Samurai, Ghosts, And Lovers At The Dayton Art Institute
Tsukioka Yoshitoshi is widely considered to be the last master of traditional Japanese wood carving. His colorful prints were made in the 19th century, but his imagery is everywhere today. You’ll find it in books and on calendars. Posters hang in sushi shops and college dorm rooms. But when Dayton Art Institute reopens on July 10th, they’ll have 100 rare, original Yoshitoshi prints on display.
Asian Art Curator Peter Doebler is standing next to a samurai helmet that has gigantic deer antlers branching out on both sides.
He says it’s there to “enhance how you’re enjoying the prints.”
There are also Samurai swords, kimonos, and a Japanese screen, but the real focus of the exhibit are the Yoshitoshi prints, which have been popular for centuries.
In the late 1800s, photography and Western printmaking methods were starting to have an impact on Japanese art, but Yoshitoshi stuck to traditional wood carving and became one of the best known artists of his era.
His work was in demand, and Doebler says Yoshitoshi worked with a team of talented wood carvers and printers to meet that demand whenever he released a print.
“As a design was done, the publisher would release it as an individual print. People would line up outside to get it. So, this was something you could collect,” Doebler says.
Between 1885 and 1892, Yoshitoshi made a series of prints called “100 Aspects of the Moon.” The prints drew from over a thousand years of Japanese history and literature: there are samurais in battle, women in detailed kimonos, parades and parties, ghosts and folklore.
Basically, everything under the sun, though the moon and its phases are a unifying theme in this collection.
Then, Yoshitoshi died.
“So, the publisher decided to do an album set of all one hundred prints,” Doeblers says. It served as a memorial album and came with some extras, like a portrait of the artist and commentary by one of his colleagues.
Fast forward 125 years, and the Dayton Art Institute was able to acquire one of those sets with all 100 handmade prints, something that’s become quite rare.
Doebler says each print is of a powerful moment. One of his favorites is of a samurai about to commit harakiri after failing his master in battle.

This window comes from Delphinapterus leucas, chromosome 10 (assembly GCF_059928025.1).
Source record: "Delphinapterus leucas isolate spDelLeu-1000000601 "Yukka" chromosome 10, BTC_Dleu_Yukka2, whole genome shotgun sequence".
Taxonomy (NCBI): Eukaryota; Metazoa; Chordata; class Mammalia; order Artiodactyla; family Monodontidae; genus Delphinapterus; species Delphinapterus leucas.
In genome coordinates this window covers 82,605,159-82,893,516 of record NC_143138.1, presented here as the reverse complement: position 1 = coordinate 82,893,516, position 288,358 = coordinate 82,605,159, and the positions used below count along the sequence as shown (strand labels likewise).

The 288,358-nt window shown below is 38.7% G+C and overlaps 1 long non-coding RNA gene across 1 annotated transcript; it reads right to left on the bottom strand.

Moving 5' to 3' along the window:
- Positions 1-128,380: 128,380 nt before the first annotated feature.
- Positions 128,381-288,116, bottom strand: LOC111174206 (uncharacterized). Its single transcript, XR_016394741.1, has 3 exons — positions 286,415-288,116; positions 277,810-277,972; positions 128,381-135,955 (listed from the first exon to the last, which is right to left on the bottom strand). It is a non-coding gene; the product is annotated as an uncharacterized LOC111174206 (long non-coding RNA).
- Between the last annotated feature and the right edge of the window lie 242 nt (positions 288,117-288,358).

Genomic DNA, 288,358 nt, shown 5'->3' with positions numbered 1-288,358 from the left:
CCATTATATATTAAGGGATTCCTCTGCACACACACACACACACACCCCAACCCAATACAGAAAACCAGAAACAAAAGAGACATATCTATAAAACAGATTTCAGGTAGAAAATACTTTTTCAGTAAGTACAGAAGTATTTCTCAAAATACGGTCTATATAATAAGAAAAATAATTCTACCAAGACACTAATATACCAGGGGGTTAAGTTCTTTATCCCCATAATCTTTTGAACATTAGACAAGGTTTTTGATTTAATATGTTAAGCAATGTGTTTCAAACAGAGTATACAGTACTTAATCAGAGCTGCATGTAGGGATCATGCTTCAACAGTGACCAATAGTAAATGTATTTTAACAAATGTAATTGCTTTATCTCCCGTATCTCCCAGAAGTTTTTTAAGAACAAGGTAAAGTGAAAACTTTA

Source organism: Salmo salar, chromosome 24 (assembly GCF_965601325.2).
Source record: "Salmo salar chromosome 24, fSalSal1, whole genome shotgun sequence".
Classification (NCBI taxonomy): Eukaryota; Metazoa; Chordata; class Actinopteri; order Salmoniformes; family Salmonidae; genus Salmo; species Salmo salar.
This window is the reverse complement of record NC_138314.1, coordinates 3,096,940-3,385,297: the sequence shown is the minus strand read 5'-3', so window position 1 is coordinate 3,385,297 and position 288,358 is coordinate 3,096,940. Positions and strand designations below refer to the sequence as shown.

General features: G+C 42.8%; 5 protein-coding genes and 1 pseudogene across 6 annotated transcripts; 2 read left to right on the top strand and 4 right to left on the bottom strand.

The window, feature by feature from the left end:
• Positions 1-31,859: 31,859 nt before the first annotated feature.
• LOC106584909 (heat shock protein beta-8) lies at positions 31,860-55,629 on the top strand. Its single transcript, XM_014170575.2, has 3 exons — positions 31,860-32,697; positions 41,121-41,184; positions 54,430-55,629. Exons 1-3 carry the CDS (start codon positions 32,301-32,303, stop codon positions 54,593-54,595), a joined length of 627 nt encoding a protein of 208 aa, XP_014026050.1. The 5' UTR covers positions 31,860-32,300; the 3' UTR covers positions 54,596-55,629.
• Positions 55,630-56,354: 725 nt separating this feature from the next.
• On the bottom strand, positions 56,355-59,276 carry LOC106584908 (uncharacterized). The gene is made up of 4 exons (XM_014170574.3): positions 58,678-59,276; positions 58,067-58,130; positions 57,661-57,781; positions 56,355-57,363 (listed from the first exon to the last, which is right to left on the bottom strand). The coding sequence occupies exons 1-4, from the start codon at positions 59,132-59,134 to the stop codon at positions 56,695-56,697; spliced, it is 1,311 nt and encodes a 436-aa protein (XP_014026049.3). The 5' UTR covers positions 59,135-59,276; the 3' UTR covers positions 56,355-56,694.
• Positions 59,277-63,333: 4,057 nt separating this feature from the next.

“He has his small sword. He’s about ready to disembowel himself, and he’s just written his final death poem that is sitting in front of him. And behind is this screen painting of a tiger that glares out at you. You feel this kind of moment of introspection, thinking about what conflict must this person be feeling inside,” Doebler says. “So, Yoshitoshi takes something very specific to Japanese culture and blows it out to something that really speaks to every human.”
In the art studios on the second floor of DAI, local print maker Andrea Starkey is producing one of her own works. She specializes in Japanese woodcarving and says the scope and scale of the exhibit is inspirational.
“The second I walked in, I felt like a kid in a candy store,” Starkey says. “Just to see all these amazing prints in one place at one time. It just--[gasps]--it took my breath away for a moment. His color just pops. It’s so bright, vibrant.”
Here, she says it’s important to remember the work that went into each print. The images have to be drawn and carved backwards, as paper is pressed onto the wood to make the lines and images. And, for each different color in a print, a different block has to be carved.
Starkey says many Yoshitoshi prints required 14, 15, even 20 blocks to produce. And, in addition to colors, he would have blocks made just to add textures and patterns to things like clothing.
“It’s a block that’s carved, but there’s no ink used,” Starkey explains. “When you use damp paper on top of that, you pick up the impression. So, it just adds a level of subtle details that just makes me go ‘ah-ha!’ It’s amazing.”
That level of detail and depth is one of the many reasons that seeing these handmade 19th century prints is different than seeing the images online or in a book.
Perhaps most importantly, Curator Peter Doebler says this is likely the last chance Daytonians will have to see all 100 Aspects of the Moon close to home.
“Not many museums in the country have all 100 prints, and also they’re very light sensitive, so we can only show them for a few months at a time every few years. So, we’ll probably never show it all together again,” he says.
The show runs through September 13, 2020.
DAI will re-open to members on July 10 and to the public on July 17. Hours will be limited because of the coronavirus. For more information, visit www.daytonartinstitute.org
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